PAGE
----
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Date Permissions Signed
Date of Award
Master of Arts (MA)
Leonard, Kevin Allen, 1964-
Kennedy, Kathleen, 1963-
Neem, Johann N.
At the height of the Cold War, films and books that focused on anticommunist themes used depictions of communism as a way to promote a certain understanding of the roles of men and women in the post-war United States. The end of World War Two caused a reconfiguration of American society, providing a context in which cultural productions, such as these anticommunist Cold War narratives, could provide competing interpretations for what this transformation of society meant for men and women's roles in the United States. These films and books collectively construct an ideology that idolized the family as the most important unit of American life. At the same time, they condemned men who focused on work life instead of the family, in particular expressing the view that modern society turns men in conformists and effeminizes them. In the case of women, these narratives praised strong women who were wives, but stigmatized unmarried women who showed independence. This response to the changes in post-war America was one of a range of responses, but an important one. By exploring the relationship between anticommunism and a critique of gender, we better understand the nature of the Cold War, and how it was focused not only on political battles but also cultural ones concerning gender roles.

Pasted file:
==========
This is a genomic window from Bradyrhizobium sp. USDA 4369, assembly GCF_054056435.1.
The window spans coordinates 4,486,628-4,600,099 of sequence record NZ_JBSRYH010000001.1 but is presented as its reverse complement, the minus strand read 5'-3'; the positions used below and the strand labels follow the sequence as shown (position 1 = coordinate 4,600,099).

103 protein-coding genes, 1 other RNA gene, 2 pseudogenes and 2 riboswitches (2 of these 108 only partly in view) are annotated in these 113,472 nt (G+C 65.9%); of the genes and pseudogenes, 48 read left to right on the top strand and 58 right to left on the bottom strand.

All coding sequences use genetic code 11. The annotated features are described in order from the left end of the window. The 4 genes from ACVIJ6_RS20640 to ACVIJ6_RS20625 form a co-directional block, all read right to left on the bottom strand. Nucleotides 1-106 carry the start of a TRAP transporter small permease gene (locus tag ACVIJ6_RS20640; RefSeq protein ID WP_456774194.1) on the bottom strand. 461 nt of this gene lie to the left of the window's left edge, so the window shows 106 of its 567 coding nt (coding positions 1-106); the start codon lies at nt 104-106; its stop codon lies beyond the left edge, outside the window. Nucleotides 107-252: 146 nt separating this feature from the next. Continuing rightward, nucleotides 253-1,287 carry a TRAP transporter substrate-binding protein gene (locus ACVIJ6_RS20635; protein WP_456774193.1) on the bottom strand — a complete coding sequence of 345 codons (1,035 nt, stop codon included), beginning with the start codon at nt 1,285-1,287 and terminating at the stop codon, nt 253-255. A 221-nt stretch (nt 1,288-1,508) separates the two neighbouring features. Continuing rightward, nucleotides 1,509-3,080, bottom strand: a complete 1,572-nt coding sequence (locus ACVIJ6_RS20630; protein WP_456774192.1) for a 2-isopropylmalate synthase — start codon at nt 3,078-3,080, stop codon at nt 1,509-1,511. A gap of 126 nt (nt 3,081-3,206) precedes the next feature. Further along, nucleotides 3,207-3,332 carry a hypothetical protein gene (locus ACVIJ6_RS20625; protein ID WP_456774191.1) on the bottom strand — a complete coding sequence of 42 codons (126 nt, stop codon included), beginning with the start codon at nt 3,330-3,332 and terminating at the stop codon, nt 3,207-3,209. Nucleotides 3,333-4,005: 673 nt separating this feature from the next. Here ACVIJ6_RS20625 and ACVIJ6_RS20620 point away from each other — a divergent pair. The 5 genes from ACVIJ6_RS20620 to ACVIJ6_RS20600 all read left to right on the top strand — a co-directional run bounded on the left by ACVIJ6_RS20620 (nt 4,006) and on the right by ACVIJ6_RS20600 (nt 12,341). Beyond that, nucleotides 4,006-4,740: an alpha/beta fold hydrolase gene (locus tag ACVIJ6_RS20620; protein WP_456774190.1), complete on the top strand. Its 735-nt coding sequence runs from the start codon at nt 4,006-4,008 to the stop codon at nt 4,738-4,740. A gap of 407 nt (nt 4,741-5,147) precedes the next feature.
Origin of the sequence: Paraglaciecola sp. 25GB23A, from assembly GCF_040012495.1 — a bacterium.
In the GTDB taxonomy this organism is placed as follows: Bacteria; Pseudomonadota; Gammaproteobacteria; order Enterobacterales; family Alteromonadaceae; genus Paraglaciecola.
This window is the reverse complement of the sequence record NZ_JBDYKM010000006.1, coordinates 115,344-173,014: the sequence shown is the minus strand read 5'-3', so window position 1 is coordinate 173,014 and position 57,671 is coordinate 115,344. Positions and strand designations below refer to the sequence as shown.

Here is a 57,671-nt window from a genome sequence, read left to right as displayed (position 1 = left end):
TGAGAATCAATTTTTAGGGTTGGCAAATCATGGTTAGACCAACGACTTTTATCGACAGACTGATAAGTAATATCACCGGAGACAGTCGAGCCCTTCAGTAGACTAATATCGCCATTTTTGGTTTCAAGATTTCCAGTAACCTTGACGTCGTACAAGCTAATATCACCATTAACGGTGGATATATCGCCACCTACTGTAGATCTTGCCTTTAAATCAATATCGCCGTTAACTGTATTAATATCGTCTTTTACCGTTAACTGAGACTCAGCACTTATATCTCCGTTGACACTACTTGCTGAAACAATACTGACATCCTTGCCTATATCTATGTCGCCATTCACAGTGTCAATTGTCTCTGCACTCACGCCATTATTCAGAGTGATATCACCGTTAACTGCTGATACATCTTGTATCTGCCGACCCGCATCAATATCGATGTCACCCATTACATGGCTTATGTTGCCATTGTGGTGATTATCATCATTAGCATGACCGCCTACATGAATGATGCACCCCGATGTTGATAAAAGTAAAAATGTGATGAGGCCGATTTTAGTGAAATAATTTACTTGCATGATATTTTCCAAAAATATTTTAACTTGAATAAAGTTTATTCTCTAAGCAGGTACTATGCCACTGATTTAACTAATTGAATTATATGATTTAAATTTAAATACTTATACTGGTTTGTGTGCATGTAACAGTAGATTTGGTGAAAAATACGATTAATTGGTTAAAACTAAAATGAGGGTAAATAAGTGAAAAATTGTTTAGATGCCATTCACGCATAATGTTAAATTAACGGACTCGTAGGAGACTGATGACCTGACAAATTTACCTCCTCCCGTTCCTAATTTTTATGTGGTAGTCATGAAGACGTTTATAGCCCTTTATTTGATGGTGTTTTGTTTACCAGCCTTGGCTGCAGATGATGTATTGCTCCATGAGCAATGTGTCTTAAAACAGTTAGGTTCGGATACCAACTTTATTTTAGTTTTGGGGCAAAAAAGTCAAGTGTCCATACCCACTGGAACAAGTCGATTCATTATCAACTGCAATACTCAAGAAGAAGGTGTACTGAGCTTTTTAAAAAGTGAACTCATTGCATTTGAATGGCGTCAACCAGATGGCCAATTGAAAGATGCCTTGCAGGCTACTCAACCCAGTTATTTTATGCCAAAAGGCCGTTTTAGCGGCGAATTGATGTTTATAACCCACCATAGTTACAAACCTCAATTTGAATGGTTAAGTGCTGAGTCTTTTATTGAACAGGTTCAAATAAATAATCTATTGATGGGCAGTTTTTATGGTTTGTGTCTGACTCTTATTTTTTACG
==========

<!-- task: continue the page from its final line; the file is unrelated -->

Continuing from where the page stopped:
Western Washington University
Copying of this thesis in whole or in part is allowable only for scholarly purposes. It is understood, however, that any copying or publication of this thesis for commercial purposes, or for financial gain, shall not be allowed without the author's written permission.
George, Aaron, "Cold War fictions : gender, anticommunism, and the reconfiguration of the post-war United States" (2012). WWU Masters Thesis Collection. 201.